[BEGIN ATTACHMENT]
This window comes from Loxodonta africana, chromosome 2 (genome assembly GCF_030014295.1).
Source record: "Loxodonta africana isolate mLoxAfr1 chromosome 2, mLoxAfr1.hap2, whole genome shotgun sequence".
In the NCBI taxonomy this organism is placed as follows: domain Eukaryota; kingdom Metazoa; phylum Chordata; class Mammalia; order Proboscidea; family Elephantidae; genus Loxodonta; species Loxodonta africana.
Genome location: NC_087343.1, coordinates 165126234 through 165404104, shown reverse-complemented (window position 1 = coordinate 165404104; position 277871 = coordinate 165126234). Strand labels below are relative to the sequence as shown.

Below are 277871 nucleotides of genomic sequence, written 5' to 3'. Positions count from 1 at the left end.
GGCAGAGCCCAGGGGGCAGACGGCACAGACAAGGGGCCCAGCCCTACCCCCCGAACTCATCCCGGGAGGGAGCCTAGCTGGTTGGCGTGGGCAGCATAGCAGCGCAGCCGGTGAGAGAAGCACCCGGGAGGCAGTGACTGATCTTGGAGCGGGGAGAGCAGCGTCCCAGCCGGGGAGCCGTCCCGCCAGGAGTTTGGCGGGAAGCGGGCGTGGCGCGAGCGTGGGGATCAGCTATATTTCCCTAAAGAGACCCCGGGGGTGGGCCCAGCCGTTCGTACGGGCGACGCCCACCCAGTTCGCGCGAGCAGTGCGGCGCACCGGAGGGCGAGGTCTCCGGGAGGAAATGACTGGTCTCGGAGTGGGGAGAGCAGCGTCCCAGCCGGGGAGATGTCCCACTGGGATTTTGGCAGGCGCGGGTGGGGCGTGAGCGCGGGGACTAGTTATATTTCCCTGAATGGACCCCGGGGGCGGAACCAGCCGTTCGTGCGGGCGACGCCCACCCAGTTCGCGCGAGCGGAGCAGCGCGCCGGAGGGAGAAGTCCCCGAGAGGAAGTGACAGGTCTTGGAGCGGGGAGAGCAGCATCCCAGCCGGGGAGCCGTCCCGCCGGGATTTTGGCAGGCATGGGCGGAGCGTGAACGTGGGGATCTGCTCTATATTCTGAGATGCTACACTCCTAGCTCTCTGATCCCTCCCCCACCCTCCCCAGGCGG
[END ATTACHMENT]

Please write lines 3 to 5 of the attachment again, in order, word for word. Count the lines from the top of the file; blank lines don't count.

In the NCBI taxonomy this organism is placed as follows: domain Eukaryota; kingdom Metazoa; phylum Chordata; class Mammalia; order Proboscidea; family Elephantidae; genus Loxodonta; species Loxodonta africana.
Genome location: NC_087343.1, coordinates 165126234 through 165404104, shown reverse-complemented (window position 1 = coordinate 165404104; position 277871 = coordinate 165126234). Strand labels below are relative to the sequence as shown.

Below are 277871 nucleotides of genomic sequence, written 5' to 3'. Positions count from 1 at the left end.